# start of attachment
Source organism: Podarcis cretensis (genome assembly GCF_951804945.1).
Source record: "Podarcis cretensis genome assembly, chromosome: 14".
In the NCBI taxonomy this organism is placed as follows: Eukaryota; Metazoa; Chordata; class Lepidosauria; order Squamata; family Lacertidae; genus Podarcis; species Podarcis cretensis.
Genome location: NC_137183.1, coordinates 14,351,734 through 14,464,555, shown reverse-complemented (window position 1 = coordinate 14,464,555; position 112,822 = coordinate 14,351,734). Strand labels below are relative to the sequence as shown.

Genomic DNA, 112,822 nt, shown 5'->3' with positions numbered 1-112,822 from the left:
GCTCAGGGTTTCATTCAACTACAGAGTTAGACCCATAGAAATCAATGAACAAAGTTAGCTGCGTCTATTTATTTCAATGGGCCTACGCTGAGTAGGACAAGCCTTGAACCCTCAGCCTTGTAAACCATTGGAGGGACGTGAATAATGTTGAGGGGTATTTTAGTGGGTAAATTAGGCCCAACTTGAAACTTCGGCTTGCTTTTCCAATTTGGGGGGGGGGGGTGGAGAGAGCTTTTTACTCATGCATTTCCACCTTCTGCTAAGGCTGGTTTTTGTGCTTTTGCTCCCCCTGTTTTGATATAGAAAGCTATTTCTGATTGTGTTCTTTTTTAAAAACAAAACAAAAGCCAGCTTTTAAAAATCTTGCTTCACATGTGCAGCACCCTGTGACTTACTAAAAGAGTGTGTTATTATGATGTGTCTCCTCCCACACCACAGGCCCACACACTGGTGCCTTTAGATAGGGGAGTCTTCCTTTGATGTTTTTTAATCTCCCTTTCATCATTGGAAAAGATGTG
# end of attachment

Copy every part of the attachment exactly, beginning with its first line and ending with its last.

Source organism: Podarcis cretensis (genome assembly GCF_951804945.1).
Source record: "Podarcis cretensis genome assembly, chromosome: 14".
In the NCBI taxonomy this organism is placed as follows: Eukaryota; Metazoa; Chordata; class Lepidosauria; order Squamata; family Lacertidae; genus Podarcis; species Podarcis cretensis.
Genome location: NC_137183.1, coordinates 14,351,734 through 14,464,555, shown reverse-complemented (window position 1 = coordinate 14,464,555; position 112,822 = coordinate 14,351,734). Strand labels below are relative to the sequence as shown.

Genomic DNA, 112,822 nt, shown 5'->3' with positions numbered 1-112,822 from the left:
GCTCAGGGTTTCATTCAACTACAGAGTTAGACCCATAGAAATCAATGAACAAAGTTAGCTGCGTCTATTTATTTCAATGGGCCTACGCTGAGTAGGACAAGCCTTGAACCCTCAGCCTTGTAAACCATTGGAGGGACGTGAATAATGTTGAGGGGTATTTTAGTGGGTAAATTAGGCCCAACTTGAAACTTCGGCTTGCTTTTCCAATTTGGGGGGGGGGGGTGGAGAGAGCTTTTTACTCATGCATTTCCACCTTCTGCTAAGGCTGGTTTTTGTGCTTTTGCTCCCCCTGTTTTGATATAGAAAGCTATTTCTGATTGTGTTCTTTTTTAAAAACAAAACAAAAGCCAGCTTTTAAAAATCTTGCTTCACATGTGCAGCACCCTGTGACTTACTAAAAGAGTGTGTTATTATGATGTGTCTCCTCCCACACCACAGGCCCACACACTGGTGCCTTTAGATAGGGGAGTCTTCCTTTGATGTTTTTTAATCTCCCTTTCATCATTGGAAAAGATGTG